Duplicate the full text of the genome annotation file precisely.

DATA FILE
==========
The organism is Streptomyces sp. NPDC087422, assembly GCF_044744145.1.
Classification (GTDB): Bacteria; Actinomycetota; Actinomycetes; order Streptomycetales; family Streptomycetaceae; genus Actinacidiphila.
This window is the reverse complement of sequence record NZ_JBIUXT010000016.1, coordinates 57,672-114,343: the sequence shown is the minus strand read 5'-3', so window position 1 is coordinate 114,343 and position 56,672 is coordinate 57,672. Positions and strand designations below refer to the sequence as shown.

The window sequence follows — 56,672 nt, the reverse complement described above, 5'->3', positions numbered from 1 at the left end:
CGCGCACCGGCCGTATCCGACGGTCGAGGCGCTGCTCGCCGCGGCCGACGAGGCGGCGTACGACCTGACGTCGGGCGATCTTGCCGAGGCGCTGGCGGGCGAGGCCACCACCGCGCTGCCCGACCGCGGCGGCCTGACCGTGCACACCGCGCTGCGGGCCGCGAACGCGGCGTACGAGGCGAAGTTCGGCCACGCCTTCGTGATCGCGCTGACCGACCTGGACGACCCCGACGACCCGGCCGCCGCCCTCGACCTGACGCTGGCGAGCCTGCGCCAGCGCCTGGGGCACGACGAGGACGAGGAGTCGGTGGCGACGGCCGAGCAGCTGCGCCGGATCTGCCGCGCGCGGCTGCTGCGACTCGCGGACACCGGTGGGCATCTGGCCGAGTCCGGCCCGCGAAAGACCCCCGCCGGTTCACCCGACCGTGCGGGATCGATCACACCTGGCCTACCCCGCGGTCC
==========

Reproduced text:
The organism is Streptomyces sp. NPDC087422, assembly GCF_044744145.1.
Classification (GTDB): Bacteria; Actinomycetota; Actinomycetes; order Streptomycetales; family Streptomycetaceae; genus Actinacidiphila.
This window is the reverse complement of sequence record NZ_JBIUXT010000016.1, coordinates 57,672-114,343: the sequence shown is the minus strand read 5'-3', so window position 1 is coordinate 114,343 and position 56,672 is coordinate 57,672. Positions and strand designations below refer to the sequence as shown.

The window sequence follows — 56,672 nt, the reverse complement described above, 5'->3', positions numbered from 1 at the left end:
CGCGCACCGGCCGTATCCGACGGTCGAGGCGCTGCTCGCCGCGGCCGACGAGGCGGCGTACGACCTGACGTCGGGCGATCTTGCCGAGGCGCTGGCGGGCGAGGCCACCACCGCGCTGCCCGACCGCGGCGGCCTGACCGTGCACACCGCGCTGCGGGCCGCGAACGCGGCGTACGAGGCGAAGTTCGGCCACGCCTTCGTGATCGCGCTGACCGACCTGGACGACCCCGACGACCCGGCCGCCGCCCTCGACCTGACGCTGGCGAGCCTGCGCCAGCGCCTGGGGCACGACGAGGACGAGGAGTCGGTGGCGACGGCCGAGCAGCTGCGCCGGATCTGCCGCGCGCGGCTGCTGCGACTCGCGGACACCGGTGGGCATCTGGCCGAGTCCGGCCCGCGAAAGACCCCCGCCGGTTCACCCGACCGTGCGGGATCGATCACACCTGGCCTACCCCGCGGTCC